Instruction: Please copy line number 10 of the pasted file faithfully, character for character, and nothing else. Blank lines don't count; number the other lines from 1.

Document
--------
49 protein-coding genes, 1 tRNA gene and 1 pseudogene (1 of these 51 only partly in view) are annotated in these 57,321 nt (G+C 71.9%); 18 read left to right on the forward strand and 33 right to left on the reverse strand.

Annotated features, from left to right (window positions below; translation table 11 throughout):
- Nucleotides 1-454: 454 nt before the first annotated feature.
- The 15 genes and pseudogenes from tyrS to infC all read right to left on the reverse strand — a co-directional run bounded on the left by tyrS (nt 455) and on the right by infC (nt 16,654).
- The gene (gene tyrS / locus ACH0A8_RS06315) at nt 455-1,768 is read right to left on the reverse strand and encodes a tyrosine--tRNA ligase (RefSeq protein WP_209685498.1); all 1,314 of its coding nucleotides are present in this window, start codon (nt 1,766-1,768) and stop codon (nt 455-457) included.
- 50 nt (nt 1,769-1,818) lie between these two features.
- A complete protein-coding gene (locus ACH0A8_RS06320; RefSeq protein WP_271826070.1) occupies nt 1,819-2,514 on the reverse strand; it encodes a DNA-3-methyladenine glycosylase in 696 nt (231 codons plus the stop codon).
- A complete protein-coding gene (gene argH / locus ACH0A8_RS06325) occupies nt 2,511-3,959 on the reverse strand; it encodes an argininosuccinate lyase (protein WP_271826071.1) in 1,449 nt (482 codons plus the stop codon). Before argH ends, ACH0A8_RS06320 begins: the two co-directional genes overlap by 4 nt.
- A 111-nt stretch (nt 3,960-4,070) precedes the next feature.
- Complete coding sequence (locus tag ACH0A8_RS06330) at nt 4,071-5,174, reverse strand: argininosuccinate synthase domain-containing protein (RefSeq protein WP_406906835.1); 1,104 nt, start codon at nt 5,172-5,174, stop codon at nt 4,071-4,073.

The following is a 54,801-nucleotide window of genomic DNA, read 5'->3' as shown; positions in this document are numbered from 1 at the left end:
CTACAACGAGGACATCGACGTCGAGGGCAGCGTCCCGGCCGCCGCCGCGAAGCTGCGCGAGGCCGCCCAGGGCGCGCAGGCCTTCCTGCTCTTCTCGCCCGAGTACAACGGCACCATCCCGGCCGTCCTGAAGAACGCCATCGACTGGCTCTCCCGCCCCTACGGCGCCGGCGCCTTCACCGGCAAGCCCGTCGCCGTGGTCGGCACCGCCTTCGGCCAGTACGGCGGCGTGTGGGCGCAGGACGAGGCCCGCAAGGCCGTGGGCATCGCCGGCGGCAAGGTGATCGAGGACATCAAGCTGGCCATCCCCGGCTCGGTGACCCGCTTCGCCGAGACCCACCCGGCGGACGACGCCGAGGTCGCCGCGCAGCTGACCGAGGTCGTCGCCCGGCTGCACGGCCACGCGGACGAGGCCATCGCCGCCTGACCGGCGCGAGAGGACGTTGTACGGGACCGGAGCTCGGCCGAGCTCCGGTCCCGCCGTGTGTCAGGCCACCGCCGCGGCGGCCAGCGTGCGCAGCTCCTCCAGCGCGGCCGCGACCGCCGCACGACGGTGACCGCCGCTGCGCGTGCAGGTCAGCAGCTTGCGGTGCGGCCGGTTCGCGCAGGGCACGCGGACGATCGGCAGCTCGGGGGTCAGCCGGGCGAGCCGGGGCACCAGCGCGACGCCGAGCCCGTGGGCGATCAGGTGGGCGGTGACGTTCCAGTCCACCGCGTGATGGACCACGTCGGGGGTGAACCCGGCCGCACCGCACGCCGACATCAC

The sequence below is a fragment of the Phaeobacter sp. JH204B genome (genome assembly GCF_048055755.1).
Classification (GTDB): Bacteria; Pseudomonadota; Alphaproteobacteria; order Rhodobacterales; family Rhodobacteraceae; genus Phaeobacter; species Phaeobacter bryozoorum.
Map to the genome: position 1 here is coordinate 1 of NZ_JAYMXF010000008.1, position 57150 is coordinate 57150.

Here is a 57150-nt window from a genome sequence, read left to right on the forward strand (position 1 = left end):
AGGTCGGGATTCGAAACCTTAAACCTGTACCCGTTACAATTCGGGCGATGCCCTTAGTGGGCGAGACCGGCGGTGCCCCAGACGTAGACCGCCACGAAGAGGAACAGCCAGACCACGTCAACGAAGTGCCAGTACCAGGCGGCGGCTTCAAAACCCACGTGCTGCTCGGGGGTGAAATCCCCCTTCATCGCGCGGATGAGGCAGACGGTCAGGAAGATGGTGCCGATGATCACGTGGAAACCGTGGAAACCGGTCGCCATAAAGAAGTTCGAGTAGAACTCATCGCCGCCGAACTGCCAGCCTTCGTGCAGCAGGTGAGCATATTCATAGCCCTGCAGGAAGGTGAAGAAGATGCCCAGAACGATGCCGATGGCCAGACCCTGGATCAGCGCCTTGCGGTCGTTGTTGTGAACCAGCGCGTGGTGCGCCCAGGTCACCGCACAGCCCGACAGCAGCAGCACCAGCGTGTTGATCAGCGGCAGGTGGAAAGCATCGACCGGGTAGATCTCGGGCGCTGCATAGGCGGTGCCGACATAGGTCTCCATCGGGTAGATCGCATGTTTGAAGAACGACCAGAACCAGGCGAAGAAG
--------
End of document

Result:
- Complete coding sequence (locus tag ACH0A8_RS06330) at nt 4,071-5,174, reverse strand: argininosuccinate synthase domain-containing protein (RefSeq protein WP_406906835.1); 1,104 nt, start codon at nt 5,172-5,174, stop codon at nt 4,071-4,073.